"Renewables have shown throughout the current crisis that they are the most resilient energy source", at a time when the collapse in the price of oil is shaking up multinational oil companies, underlines Francesco La Camera, the director general of IRENA, an intergovernmental agency responsible for supporting the energy transition. They are "more and more competitive, and can be managed easily, remotely", he recalled in an interview with AFP.
The renewable power sector has grown its share of the market globally during the coronavirus pandemic, while oil, natural gas and coal have all declined, the director general of the International Renewable Energy Agency said June 24.
Once the current Covid-19 crisis has been contained, the focus of governments everywhere will inevitably shift to improving their economic health. The International Renewable Energy Agency projects that accelerate investment in renewable energy could add almost US$100 trillion to global GDP by 2050.
Many new renewable energy projects are now cheaper than even the cheapest coal-fired power plants. That’s the striking finding of the International Renewable Energy Agency (IRENA), which has been crunching the data on 17,000 renewable power projects and more than 10,000 power deals signed in 2019.
Investment in renewable energy in Southeast Asia is holding up despite the economic pressure of the coronavirus pandemic, with many business buyers seizing chances to lock in low-cost power supplies for the long term, according to companies in the sector. For utility projects built to supply local power grids, 56% of renewable capacity additions in 2019 achieved lower electricity costs than coal plants, according to the International Renewable Energy Agency.
As a plentiful source of energy, the sun’s rays have the potential to energize our daily lives with less damage to our planet than fossil fuels. The International Renewable Energy Agency estimates that by 2050, global demand for energy will nearly double.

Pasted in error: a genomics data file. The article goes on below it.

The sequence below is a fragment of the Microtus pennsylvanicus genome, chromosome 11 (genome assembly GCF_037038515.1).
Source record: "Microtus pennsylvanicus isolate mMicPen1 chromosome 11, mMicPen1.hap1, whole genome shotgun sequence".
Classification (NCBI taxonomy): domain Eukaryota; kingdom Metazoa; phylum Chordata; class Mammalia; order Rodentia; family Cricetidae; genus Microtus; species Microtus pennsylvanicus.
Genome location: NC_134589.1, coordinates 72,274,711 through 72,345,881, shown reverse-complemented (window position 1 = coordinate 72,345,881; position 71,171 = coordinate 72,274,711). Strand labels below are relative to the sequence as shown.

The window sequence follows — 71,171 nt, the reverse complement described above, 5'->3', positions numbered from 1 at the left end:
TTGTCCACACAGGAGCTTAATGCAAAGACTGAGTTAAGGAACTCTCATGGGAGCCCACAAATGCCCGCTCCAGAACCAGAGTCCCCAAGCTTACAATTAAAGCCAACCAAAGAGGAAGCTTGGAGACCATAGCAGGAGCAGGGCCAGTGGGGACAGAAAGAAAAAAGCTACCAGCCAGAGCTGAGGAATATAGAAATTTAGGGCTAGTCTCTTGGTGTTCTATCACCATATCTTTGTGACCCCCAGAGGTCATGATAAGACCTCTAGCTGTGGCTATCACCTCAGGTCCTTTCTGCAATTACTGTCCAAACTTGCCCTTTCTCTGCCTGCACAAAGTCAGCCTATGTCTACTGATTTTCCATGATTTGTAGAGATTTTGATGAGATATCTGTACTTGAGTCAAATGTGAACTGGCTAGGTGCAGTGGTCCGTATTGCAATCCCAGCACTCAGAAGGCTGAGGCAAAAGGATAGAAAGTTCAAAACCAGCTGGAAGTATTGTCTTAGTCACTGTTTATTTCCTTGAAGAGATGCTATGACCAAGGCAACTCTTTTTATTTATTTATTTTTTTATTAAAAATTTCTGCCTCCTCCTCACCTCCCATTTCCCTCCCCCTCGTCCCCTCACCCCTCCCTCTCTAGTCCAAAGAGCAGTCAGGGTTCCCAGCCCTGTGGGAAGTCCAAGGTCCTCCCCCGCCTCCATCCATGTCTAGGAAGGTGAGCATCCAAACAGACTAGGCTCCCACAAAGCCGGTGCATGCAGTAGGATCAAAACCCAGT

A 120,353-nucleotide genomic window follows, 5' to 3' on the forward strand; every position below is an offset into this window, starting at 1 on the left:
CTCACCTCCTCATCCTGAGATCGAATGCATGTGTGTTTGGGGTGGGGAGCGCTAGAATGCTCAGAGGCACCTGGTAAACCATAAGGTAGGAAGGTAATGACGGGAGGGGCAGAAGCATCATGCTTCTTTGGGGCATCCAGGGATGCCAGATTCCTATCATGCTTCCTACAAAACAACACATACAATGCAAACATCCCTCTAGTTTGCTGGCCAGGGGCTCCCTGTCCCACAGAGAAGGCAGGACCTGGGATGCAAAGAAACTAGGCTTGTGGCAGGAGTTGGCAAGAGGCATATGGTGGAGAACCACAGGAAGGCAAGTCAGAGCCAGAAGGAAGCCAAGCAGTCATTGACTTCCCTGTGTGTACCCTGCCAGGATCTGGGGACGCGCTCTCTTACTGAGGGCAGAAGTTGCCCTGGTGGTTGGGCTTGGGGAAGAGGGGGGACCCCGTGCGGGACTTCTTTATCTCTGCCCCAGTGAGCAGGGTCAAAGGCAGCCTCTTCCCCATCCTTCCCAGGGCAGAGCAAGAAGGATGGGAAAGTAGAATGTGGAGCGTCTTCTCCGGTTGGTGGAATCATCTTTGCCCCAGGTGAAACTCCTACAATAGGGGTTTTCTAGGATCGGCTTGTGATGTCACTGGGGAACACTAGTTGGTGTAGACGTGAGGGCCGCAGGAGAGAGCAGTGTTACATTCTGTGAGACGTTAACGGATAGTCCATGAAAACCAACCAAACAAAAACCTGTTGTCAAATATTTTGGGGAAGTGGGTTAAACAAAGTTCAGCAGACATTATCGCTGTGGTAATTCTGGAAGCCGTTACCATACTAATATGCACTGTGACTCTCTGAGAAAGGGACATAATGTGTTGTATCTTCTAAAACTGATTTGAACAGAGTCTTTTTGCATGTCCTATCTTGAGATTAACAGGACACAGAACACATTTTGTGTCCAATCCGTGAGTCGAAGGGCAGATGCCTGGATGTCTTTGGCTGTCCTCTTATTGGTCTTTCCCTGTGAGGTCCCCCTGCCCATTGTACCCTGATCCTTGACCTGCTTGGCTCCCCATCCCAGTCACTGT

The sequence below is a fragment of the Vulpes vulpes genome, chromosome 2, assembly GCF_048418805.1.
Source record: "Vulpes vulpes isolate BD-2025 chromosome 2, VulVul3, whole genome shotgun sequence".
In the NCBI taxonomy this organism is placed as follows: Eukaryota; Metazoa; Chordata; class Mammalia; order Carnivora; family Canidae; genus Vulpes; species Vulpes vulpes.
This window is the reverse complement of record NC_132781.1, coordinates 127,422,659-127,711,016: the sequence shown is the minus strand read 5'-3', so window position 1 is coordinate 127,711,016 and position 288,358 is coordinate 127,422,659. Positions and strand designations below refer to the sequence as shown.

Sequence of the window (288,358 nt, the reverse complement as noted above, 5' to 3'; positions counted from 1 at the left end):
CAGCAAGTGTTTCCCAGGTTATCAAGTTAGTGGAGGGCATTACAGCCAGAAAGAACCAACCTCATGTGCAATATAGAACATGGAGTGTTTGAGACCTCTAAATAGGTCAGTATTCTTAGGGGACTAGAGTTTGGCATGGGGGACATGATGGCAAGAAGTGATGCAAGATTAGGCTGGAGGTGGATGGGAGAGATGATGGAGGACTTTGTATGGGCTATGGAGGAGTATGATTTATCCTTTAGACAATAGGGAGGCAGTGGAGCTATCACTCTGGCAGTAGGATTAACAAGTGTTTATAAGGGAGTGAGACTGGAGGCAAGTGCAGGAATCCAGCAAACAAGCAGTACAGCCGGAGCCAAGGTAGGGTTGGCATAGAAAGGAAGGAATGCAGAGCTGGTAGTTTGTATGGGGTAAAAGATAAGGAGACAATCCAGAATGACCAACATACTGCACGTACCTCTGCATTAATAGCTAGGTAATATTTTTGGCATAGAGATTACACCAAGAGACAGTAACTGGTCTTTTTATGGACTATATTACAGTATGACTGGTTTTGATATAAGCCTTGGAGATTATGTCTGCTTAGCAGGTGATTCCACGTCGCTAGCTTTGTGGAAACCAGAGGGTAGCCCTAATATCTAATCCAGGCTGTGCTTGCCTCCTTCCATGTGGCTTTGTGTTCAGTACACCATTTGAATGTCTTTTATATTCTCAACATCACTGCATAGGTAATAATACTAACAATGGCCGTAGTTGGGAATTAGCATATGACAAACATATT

Until recently, climate experts projected that it wouldn’t be possible to decarbonize the electric grid until 2050—and that moving to fully renewable energy could raise the price of electricity for consumers. Since 2010, the cost of utility-scale solar power has dropped 82%, according to a recent report from the International Renewable Energy Agency.
The twin global goals of effectively responding to COVID-19 and bringing power to hundreds of millions of people lacking electricity and cooling infrastructure are converging. The International Renewable Energy Agency and the UN's Economic and Social Commission for Asia and the Pacific are working to help rural health centers.
Australia's renewable energy output is on track to post its sharpest rise on record in the next two years, driving down power prices and intensifying the prospect of early closures of coal-fired power plants across the country. The falling cost of renewables is paving the way for private investment into large scale renewable projects. The International Renewable Energy Agency’s Power Generation report for 2019, released this week, found the average cost of electricity from large scale solar plants in Australia fell by 78 per cent between 2010 and 2019.
Plunging costs of renewables mark a turning point in a global transition to low-carbon energy, with new solar or wind farms increasingly cheaper to build than running existing coal plants, according to a new report by the International Renewable Energy Agency. "Renewable energy is increasingly the cheapest source of new electricity, offering tremendous potential to stimulate the global economy and get people back to work" IRENA Director-General, Francesco La Camera.